You want things to matter, but they don’t. Perhaps you remember a time when things did matter, but you don’t even recognize that person or life anymore.

    Everything is blah, drab, meaningless, superficial. The earth is flat, not orbicular. Life is two-dimensional, and that’s on a good day. Your internal, knee-jerk response to everything is some version of “Why bother?”

    It’s the curse of depression. It removes the color out of life and reduces it to gray. You know there’s color, but you can’t see it. You simply can’t see it.

    And, after a while, you wonder if all that color was real in the first place. Perhaps you’re the realist, and the rest of the world is living a fantasy. (For a description of the hypothesis of depressive realism, read here.)
  9. Suicide would make things better for everyone.

    Suicidal depression (or depression with suicidal thoughts) can be symptomatic of clinical depression, or major depressive disorder (MDD).

    Yes, it’s true that most people who are depressed do not die of suicide. But, if you have ever suffered from suicidal ideation, you know what it’s like to believe that suicide is the only way out.

    One of the biggest lies depression tells you is that suicide will end your unbearable pain and spare others from having to deal with you.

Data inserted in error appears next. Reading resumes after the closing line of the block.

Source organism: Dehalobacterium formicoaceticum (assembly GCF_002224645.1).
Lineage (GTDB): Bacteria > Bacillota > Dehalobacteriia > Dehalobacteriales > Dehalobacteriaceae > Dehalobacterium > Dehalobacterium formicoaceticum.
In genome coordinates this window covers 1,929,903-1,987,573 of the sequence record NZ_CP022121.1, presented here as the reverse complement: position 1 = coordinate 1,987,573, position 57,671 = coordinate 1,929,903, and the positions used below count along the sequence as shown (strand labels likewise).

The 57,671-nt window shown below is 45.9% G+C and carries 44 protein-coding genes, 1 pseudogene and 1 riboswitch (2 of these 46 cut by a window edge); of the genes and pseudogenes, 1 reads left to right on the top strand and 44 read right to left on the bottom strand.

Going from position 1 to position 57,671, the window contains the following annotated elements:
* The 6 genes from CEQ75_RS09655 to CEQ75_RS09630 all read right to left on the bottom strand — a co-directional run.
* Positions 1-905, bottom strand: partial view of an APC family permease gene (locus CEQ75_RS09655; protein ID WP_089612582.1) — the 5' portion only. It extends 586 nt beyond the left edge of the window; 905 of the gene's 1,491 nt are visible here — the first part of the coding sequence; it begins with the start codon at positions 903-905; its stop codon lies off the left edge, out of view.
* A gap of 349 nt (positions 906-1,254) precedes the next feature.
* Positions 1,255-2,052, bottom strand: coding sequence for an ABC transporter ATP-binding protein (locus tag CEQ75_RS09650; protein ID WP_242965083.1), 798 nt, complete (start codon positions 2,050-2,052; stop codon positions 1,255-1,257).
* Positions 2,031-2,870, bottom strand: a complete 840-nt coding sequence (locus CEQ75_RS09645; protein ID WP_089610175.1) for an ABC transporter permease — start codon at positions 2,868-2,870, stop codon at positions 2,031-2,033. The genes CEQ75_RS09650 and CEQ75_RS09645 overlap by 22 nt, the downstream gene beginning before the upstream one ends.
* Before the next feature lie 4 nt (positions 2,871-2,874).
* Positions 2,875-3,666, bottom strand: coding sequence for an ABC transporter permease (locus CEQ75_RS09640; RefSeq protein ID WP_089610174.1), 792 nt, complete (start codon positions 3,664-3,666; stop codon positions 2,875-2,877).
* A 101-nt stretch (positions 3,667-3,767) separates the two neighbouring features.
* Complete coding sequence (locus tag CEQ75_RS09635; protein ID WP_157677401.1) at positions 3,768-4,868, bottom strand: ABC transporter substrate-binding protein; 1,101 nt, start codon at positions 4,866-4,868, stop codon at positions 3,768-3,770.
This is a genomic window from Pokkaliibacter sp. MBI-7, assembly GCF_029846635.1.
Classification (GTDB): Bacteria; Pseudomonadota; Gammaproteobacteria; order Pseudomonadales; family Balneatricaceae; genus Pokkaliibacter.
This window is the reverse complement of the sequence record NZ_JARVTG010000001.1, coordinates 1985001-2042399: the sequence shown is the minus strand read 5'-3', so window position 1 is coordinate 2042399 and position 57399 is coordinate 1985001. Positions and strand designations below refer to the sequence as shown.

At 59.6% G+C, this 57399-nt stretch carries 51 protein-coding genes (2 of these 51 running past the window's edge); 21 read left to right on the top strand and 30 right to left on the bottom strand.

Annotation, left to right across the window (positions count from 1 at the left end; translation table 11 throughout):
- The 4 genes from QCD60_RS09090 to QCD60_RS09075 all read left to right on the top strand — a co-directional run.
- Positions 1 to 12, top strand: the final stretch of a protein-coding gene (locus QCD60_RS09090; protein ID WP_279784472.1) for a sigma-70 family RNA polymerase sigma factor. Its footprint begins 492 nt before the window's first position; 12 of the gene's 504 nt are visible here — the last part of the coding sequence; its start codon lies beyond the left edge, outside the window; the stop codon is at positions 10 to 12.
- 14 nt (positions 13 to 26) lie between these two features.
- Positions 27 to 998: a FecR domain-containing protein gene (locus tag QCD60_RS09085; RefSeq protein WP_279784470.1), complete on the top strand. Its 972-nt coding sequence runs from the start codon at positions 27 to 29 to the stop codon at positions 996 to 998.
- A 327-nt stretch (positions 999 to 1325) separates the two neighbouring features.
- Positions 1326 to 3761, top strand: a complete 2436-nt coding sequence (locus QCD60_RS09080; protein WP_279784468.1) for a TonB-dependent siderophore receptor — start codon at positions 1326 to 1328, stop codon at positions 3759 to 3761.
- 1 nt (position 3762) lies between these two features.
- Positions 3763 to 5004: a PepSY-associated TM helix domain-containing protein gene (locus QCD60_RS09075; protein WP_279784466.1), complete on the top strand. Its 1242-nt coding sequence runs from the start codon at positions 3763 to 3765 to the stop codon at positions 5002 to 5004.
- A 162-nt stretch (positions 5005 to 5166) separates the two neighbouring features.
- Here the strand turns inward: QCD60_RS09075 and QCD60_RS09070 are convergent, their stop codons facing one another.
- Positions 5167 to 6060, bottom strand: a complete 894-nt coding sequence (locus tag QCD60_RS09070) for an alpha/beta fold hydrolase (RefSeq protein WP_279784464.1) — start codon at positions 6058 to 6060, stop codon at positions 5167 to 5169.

It is the cruelest of lies, as it forces you to struggle against the most primal of all instincts: self-preservation. It also distorts the reality of your value in the world and to those who love you.

    In this final act of deception, depression slams you with the summation of all its other lies — helplessness, failure, uselessness, meaninglessness…hopelessness.

    If you or someone you know is at risk of self-harm or suicide, please reach out to the Suicide & Crisis Lifeline by calling or texting 988. Help is available 24/7.
  10. Things are never going to get better.

    If there is any message you should take away from this list of lies from depression and anxiety, it’s that they are just that: lies.

    Your feelings are real. Your symptoms are real. The effects of anxiety and depression on your life are real.

    But you are not flawed. And you certainly are not hopeless or beyond help.

    You also are not alone.

    When you wonder if there is any hope for getting better, remember that hundreds of millions of people struggle with anxiety and depression. And expert help – therapy, support, medication – is always available.

You never, ever have to bear the burden of anxiety and/or depression alone.

Or believe the lies they tell you.

Dr. Elayne Daniels is a private-practice psychologist, international consultant, and coach. Over the last 25 years, she has helped people deal with depression and anxiety – and heal. To learn more about how she might help you, contact her here.

Check out more of her offerings here.